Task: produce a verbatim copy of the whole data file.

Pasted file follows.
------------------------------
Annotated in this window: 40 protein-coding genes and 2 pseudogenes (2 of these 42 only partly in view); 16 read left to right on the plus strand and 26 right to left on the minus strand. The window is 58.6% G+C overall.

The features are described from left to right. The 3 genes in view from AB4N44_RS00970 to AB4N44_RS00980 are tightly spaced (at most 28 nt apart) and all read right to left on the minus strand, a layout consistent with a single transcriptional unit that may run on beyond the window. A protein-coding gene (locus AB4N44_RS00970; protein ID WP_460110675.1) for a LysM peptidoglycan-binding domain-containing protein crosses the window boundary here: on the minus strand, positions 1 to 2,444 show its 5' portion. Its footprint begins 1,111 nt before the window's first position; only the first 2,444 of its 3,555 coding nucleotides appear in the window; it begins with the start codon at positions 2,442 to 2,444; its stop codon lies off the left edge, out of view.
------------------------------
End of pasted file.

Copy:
Annotated in this window: 40 protein-coding genes and 2 pseudogenes (2 of these 42 only partly in view); 16 read left to right on the plus strand and 26 right to left on the minus strand. The window is 58.6% G+C overall.

The features are described from left to right. The 3 genes in view from AB4N44_RS00970 to AB4N44_RS00980 are tightly spaced (at most 28 nt apart) and all read right to left on the minus strand, a layout consistent with a single transcriptional unit that may run on beyond the window. A protein-coding gene (locus AB4N44_RS00970; protein ID WP_460110675.1) for a LysM peptidoglycan-binding domain-containing protein crosses the window boundary here: on the minus strand, positions 1 to 2,444 show its 5' portion. Its footprint begins 1,111 nt before the window's first position; only the first 2,444 of its 3,555 coding nucleotides appear in the window; it begins with the start codon at positions 2,442 to 2,444; its stop codon lies off the left edge, out of view.